• At the same time Aziz was seeking disadvantaged status in 2004 and calling himself the sole owner of TesTech Inc., Shery Oakes was telling a different government arm that she and David Oakes owned TesTech.  Shery, who like Aziz is an Egyptian-American, and David, who is white, are too wealthy to qualify for DBE status.
  • Shery Oakes was twice listed on 2007 campaign finance reports ad TesTech’s owner.  David Oakes also signed paperwork filed with the Ohio Department of Health as TesTech’s president years after it received DBE status.
  • Federal law requires that DBEs be independent from any other company to ensure that those qualifying for disadvantaged status actually run the business.  Yet a company owned by David Oakes, CESO Testing Technology, for years held federal and state licenses on equipment needed in TesTech’s work.  The two companies also had the same headquarters and shared letterhead, personnel and equipment.
  • The name TesTech appears interchangeably with CESO Testing Technology and CESO Inc. in documents the companies filed with government entities.  Some documents list David Oakes as Aziz’s boss.  And though CESO Testing Technology was doing business under the TesTech name in Ohio, it never filed the required registration with the state.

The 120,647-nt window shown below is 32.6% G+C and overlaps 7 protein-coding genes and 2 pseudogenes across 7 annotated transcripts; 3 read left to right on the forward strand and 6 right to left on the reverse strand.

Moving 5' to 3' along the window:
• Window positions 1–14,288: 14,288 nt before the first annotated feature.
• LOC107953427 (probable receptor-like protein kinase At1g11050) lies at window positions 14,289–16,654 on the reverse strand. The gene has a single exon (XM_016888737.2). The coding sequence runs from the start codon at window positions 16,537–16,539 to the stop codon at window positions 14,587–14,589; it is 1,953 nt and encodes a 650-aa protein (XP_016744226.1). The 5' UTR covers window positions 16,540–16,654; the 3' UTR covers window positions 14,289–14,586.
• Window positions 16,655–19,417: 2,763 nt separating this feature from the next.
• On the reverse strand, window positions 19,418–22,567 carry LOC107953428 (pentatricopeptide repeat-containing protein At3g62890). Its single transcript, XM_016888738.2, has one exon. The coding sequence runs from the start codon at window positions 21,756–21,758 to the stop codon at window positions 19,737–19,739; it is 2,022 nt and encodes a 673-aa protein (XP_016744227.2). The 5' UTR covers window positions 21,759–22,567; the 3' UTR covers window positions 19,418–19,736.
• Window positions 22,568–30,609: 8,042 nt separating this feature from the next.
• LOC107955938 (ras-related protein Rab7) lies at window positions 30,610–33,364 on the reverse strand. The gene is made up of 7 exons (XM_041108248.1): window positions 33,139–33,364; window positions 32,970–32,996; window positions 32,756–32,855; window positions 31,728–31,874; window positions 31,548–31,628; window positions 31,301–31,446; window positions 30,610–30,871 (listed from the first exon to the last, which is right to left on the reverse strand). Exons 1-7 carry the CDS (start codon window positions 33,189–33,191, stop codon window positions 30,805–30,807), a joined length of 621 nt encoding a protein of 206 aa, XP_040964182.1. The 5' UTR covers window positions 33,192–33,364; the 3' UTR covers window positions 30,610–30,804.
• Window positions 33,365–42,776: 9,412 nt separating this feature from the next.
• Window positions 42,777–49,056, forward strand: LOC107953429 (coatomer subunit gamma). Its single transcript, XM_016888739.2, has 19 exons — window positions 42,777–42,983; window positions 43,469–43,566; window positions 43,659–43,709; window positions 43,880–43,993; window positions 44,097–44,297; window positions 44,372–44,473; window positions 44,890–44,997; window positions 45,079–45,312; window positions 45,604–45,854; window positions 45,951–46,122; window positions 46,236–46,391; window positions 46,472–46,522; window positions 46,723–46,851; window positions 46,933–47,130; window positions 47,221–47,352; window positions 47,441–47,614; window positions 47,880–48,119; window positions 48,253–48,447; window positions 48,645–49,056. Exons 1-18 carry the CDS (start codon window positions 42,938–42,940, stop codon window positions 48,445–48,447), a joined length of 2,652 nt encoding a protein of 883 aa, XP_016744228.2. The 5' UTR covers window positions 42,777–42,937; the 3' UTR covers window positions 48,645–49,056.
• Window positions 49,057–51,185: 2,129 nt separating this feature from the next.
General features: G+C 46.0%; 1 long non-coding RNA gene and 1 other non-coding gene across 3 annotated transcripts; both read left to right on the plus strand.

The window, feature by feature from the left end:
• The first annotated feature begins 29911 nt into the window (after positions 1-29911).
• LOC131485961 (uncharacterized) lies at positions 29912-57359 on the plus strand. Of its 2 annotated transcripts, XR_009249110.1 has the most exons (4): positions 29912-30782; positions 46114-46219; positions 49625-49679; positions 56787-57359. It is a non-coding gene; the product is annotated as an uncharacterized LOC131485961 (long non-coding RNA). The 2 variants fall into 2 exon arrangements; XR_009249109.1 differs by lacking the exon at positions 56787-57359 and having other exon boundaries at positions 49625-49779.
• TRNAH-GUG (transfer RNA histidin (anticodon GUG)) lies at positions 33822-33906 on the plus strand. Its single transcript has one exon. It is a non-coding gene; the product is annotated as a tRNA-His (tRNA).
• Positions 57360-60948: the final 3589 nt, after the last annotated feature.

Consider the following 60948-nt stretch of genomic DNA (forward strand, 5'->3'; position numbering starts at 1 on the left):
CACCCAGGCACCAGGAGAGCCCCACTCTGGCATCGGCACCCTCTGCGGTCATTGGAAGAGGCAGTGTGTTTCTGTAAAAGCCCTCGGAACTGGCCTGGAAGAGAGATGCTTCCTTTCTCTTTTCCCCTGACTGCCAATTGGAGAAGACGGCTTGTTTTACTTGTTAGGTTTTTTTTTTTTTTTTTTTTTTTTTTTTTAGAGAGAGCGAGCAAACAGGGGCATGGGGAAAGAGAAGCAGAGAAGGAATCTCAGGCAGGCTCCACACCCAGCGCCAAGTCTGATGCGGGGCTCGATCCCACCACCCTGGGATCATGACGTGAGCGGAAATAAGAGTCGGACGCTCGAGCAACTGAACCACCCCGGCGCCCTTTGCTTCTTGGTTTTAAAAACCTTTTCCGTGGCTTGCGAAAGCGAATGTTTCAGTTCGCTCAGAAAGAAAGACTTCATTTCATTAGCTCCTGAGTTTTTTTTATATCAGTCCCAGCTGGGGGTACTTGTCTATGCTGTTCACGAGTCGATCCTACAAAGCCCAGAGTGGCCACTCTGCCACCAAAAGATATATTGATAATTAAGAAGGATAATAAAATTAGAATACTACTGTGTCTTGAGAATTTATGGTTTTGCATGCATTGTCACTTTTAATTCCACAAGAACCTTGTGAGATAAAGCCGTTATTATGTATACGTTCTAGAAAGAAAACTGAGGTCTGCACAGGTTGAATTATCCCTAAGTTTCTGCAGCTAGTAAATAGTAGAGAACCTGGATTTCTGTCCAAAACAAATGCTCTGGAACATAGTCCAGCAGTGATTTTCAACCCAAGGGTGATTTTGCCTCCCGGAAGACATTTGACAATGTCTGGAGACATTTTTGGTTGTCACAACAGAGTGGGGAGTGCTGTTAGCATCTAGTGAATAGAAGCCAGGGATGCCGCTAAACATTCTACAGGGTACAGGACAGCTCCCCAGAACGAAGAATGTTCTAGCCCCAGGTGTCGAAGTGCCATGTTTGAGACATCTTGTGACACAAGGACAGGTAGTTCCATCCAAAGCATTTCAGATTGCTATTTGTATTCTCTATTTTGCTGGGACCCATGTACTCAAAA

• Neither Aziz nor the Oakeses agreed to be interviewed for this story, though in a prepared statement released Sept. 23 Aziz said, “I am currently and always have been the sole owner of TesTech Inc.”

    TesTech provides environmental assessments and a variety of engineering services that include drilling, field and laboratory testing and inspection work at construction sites.  The company’s public clients include Dayton International Airport; Dayton Public Schools; the county engineers in Montgomery, Warren and Greene counties; Wright-Patterson Air Force Base and the Veterans Affairs Medical Center.

    The company also won engineering work on federally funded highway projects, including reconstruction of Interstate 75 through downtown Dayton.  Private sector clients have included WalMart and Target.  According to its website, TesTech has 85 employees in Ohio, Michigan, Kentucky, Indiana and Missouri.

    The company reported annual sales in 2009 of $5.7 million, according to documents Aziz filed with the city of Dayton.

    The DBE program that TesTech used to win public contracts was meant to redress discrimination.  It gives small businesses owned by women, members of certain minority groups and other disadvantaged people preferential treatment in winning government contracts.